Field Exercise provides training for emergencies

Last weekend, Central Oregon Coast Amateur Radio Club participated in a 24-hour “Field Exercise” at Sutton Lake. Club member Julie McGrew checks data received from other ham radio operators across the United States during the 2019 Field Exercise event.

Local ham radio operators practice for 24 hours straight

June 26, 2019 — There have been 11 earthquakes in the past seven days off the Oregon coast. The United States Geological Survey (USGS) and the website Earthquake Track both report there have been 56 earthquakes in the last 365 days along the coast. Nine quakes occurred on Sunday, June 23, alone. These numbers provide a cautionary backdrop and a timely motivation for the 24-hour “Field Exercise” held last weekend at Sutton Lake Campground by local amateur radio, also known as ham radio, operators.

The annual exercise has become an opportunity for concerned community members to practice with the fairly sophisticated equipment involved in the process of communicating independently around the block or round the world.

The Amateur Radio Relay League, a nationwide association of amateur clubs and groups, coordinates the event, which this year has more than 40,000 individuals participating across North America. The local chapter, the Central Oregon Coast Amateur Radio Club (COCARC), was formed in 1985 and is active in local emergency preparations.

COCARC members believe the time and energy spent training will be put to the test at some point in the future.

Member Julie McGrew says the training is important considering the likelihood of a major seismic event occurring that will dramatically impact this area.

“Field Day is much more than a contest; it is amateur radio’s public open house — an event where hams are given the opportunity to demonstrate and hone the skills which allow them to provide auxiliary communications to their community in times of trouble and emergency,” McGrew said. “Perhaps it is this aspect of amateur radio that is best known by the public, since time and again when normal communication channels fail, ham radio operators provide critical message handling to our first responders and the victims they support.”

The need for functioning communication with first responders and governmental support agencies during a natural disaster is critical to minimizing casualties and confusion. One of the essential tools necessary to recover quickly from a natural disaster will be the ability to communicate with areas not affected by the quake and resulting tidal waves. This is where COCARC will play a central role.

While there is a training element to Field Day, there is also a nationwide competition to determine a club rating for successfully accomplishing different exercises during the 24-hour session. One of the challenges is using modes of communication from different eras.

 During a single 24-hour period, beginning on Saturday at 11 a.m., these radio operators contacted over 250 similar radio stations operating in 34 U.S. states and three Canadian provinces,” McGrew said. “To reach these remote stations, they employed numerous frequency bands and operating modes, ranging from the venerable 19th century Morse code to modern FT8, a complex weak signal mode recently developed by Princeton University Nobel Laureate Dr. Joe Taylor.”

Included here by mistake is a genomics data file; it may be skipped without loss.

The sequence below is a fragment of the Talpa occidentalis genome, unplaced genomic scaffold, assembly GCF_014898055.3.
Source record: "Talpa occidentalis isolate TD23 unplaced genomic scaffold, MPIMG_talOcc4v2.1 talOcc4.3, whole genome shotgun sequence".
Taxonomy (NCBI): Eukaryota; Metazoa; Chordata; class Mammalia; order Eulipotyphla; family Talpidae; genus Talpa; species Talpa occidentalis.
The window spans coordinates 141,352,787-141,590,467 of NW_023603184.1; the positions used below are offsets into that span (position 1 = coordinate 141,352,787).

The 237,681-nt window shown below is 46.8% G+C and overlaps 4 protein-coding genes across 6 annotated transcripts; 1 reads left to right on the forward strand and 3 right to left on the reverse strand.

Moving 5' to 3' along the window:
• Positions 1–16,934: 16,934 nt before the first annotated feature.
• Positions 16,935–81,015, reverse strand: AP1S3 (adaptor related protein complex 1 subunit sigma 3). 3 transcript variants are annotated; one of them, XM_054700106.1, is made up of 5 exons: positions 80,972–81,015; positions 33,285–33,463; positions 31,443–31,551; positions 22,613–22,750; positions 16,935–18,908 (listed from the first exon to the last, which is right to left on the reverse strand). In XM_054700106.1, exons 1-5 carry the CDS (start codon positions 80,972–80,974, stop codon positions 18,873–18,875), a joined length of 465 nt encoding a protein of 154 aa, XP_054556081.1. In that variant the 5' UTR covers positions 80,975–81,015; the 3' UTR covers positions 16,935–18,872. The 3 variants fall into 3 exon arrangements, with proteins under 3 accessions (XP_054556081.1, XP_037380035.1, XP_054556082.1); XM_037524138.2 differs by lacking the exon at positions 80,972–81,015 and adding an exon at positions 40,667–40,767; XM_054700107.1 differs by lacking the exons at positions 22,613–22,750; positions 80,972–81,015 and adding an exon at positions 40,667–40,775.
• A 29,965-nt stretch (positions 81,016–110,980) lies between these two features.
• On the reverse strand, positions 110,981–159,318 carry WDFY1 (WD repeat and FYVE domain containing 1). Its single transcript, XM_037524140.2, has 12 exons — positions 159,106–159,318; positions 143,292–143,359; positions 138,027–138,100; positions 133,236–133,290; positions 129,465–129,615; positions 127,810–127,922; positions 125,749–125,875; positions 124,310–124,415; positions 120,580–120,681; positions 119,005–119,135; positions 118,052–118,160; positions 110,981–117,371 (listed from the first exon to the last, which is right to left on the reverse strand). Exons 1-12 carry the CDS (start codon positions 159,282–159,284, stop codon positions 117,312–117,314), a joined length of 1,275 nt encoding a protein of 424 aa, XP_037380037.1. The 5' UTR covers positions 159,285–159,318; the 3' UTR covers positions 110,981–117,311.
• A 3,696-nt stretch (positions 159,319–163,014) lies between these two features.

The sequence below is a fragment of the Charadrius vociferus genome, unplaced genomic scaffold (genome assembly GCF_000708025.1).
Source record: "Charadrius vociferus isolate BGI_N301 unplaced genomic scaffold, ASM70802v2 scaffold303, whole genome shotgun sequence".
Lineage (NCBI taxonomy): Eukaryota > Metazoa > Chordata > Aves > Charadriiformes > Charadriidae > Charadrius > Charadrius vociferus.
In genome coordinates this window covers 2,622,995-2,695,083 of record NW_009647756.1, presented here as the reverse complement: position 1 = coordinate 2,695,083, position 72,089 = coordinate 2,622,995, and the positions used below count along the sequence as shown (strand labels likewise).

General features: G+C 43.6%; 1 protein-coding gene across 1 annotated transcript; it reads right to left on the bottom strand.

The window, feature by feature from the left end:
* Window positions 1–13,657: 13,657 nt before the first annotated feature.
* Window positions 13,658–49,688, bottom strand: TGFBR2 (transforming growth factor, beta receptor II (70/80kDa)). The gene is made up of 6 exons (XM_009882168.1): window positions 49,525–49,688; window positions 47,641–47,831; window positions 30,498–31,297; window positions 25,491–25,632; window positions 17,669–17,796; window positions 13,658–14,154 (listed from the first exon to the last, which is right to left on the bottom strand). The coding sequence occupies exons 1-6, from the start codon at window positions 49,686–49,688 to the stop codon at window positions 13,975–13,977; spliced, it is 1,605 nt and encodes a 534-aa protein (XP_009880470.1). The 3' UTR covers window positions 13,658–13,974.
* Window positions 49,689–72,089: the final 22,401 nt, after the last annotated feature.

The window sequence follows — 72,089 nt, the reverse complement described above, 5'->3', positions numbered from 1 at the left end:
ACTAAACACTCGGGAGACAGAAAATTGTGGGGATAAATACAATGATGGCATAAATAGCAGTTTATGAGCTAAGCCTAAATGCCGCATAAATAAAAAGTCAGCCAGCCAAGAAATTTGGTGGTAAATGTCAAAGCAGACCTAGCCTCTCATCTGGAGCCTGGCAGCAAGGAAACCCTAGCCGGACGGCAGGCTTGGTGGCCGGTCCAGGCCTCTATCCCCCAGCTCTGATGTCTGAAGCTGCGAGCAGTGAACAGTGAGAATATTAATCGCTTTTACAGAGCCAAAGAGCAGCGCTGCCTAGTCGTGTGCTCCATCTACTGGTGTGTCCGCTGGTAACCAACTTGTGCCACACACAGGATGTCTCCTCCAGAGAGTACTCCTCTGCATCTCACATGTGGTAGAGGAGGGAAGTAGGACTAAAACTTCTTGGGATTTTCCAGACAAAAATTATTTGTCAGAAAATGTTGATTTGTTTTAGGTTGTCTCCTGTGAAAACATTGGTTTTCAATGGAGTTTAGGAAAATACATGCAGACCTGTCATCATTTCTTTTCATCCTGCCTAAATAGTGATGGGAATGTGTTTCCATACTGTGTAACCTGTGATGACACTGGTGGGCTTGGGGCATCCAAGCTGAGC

The COCARC group has been operating at very high levels for the past five years and the set-up at Sutton lake Campground was impressive, feeling more like a family gathering than preparation for disaster.

On the one hand, individual members set up thousands of dollars’ worth of trailers and equipment at the center of the main staging area. On the other, there is a covered cooking area that emanates an inviting aroma, coupled with tables full of food and beverages.

While the mission is a serious one, the weekend is also a time for friends and colleagues to cultivate closer relationships. McGrew mentioned the upbeat nature of the event, tempering the underlying seriousness of the practice sessions.

“Saturday, their radios were being used for practice and pleasure, so a break was taken in the late afternoon, and a barbecue potluck featuring tri-tip, chicken and homemade ice cream was enjoyed by hams and guests alike. Following dinner and some socializing around the campfire, radio operations continued into the evening and through Sunday morning until it was time to conclude and break camp,” she said.

The Oregon Seismic Safety Policy Advisory Commission has warned that a major seismic event could strike at any time with the resulting deaths approaching 10,000 people and causing more than $50 billion of property and infrastructure damage. These statistics are the reason that the 20 or so dedicated local individuals spent the weekend camped out — to assure that at least some people will be ready for the “Big One” when it inevitably hits.

“Each year, there are some new faces, equipment modifications and system improvements, but one thing of importance remains constant,” McGrew said. “When troubling events occur to disrupt normal communications, amateur radio operators are prepared and there to serve.”

For more information on the Central Oregon Coast Amateur Radio Club, visit www.w7flo.com or find Florence Oregon Ham Radio Club on Facebook.

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